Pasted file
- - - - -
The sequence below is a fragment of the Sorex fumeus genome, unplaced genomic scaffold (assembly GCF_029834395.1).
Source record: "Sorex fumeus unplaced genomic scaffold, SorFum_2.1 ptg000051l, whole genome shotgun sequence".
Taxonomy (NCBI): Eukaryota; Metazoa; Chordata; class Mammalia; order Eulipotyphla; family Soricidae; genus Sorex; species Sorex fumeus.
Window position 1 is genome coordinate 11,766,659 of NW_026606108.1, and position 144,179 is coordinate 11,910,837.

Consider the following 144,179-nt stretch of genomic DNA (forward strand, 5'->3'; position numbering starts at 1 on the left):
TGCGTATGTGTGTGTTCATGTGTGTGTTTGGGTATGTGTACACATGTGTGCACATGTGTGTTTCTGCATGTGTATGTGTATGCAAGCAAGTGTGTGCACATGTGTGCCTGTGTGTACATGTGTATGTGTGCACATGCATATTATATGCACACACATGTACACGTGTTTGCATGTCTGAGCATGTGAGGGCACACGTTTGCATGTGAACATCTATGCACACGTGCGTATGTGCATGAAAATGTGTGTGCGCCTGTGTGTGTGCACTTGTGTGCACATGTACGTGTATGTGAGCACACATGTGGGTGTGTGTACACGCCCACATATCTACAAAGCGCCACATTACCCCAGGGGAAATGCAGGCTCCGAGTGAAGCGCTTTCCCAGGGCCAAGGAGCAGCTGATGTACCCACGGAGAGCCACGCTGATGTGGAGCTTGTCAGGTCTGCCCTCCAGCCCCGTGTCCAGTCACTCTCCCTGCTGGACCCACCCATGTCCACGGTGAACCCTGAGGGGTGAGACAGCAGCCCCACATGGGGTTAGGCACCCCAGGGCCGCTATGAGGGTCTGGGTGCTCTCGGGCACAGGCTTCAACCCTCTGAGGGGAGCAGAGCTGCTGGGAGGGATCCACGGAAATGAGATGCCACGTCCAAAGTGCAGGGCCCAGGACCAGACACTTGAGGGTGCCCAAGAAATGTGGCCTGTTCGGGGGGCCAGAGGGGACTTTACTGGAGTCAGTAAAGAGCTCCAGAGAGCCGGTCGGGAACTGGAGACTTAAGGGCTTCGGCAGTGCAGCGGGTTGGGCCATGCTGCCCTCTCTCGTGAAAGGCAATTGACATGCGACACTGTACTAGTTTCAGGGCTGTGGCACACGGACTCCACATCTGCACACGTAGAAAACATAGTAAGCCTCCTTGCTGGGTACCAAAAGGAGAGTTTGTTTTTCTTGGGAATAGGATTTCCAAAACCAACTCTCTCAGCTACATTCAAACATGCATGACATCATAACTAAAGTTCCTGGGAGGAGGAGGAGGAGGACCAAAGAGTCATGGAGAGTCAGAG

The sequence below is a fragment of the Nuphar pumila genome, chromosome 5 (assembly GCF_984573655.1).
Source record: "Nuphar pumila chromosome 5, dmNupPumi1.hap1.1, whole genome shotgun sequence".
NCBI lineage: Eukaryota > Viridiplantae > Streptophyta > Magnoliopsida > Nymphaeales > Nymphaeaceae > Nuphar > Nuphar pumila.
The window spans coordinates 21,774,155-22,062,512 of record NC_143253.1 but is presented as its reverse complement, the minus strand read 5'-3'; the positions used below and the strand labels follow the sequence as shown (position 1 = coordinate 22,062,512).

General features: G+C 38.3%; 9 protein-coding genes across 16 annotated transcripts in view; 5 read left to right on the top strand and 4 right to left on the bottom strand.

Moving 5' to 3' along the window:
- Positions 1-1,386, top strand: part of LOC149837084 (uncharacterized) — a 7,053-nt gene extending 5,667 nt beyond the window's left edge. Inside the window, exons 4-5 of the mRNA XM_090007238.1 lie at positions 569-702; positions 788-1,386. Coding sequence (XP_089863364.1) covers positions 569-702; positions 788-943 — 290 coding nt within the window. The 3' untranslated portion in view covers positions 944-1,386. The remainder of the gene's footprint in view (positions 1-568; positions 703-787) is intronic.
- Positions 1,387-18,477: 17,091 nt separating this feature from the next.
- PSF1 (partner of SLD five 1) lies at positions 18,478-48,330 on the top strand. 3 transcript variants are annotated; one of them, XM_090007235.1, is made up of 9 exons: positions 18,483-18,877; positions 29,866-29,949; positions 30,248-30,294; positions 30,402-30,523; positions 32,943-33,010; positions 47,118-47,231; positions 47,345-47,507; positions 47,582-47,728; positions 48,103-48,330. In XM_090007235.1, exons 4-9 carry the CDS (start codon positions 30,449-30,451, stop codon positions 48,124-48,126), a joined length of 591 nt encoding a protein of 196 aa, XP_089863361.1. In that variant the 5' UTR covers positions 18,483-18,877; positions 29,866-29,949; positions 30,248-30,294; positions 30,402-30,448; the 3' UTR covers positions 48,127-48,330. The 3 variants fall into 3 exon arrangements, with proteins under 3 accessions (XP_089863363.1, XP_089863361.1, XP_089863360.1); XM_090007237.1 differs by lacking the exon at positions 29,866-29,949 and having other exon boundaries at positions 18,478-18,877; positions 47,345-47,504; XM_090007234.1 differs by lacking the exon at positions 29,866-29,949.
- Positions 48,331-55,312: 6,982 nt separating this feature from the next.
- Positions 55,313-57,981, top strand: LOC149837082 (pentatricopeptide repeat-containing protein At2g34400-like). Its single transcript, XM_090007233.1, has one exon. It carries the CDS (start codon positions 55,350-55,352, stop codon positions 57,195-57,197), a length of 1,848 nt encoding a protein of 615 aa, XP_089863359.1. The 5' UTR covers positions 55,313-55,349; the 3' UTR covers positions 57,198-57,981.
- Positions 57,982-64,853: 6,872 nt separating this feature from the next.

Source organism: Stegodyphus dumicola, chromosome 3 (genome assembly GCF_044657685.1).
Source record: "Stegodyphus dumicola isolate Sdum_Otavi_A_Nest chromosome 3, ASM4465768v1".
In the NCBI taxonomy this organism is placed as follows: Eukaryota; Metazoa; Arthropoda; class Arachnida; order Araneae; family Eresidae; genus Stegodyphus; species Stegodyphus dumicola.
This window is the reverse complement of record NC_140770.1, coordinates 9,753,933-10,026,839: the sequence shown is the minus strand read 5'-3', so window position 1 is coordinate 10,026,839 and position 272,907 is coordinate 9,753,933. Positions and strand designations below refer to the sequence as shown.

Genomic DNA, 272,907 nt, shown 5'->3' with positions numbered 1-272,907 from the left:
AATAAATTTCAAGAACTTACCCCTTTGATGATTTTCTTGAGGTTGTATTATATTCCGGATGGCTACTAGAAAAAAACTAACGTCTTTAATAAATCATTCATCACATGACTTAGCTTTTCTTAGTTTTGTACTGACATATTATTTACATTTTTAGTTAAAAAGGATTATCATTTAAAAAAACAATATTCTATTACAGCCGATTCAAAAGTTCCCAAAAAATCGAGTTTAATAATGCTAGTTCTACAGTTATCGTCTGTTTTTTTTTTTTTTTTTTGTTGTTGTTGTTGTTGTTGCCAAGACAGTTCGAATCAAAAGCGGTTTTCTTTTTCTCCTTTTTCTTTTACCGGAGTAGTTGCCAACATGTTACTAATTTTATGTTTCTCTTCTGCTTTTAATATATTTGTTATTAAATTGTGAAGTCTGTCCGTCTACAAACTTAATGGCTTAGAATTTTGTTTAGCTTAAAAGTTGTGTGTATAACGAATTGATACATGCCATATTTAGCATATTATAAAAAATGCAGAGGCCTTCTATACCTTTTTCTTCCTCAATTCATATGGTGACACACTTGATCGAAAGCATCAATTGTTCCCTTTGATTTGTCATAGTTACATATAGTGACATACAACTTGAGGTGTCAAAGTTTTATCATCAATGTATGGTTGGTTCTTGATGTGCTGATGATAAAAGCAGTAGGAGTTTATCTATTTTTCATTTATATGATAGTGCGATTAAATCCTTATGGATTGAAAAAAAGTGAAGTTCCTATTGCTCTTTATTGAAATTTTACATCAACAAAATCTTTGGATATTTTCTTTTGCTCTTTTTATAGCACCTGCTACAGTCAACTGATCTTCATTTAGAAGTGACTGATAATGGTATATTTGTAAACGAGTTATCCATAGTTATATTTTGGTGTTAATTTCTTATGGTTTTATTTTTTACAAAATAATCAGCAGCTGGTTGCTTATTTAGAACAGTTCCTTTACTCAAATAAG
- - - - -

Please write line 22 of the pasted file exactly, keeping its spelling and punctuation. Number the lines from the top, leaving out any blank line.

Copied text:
This window is the reverse complement of record NC_140770.1, coordinates 9,753,933-10,026,839: the sequence shown is the minus strand read 5'-3', so window position 1 is coordinate 10,026,839 and position 272,907 is coordinate 9,753,933. Positions and strand designations below refer to the sequence as shown.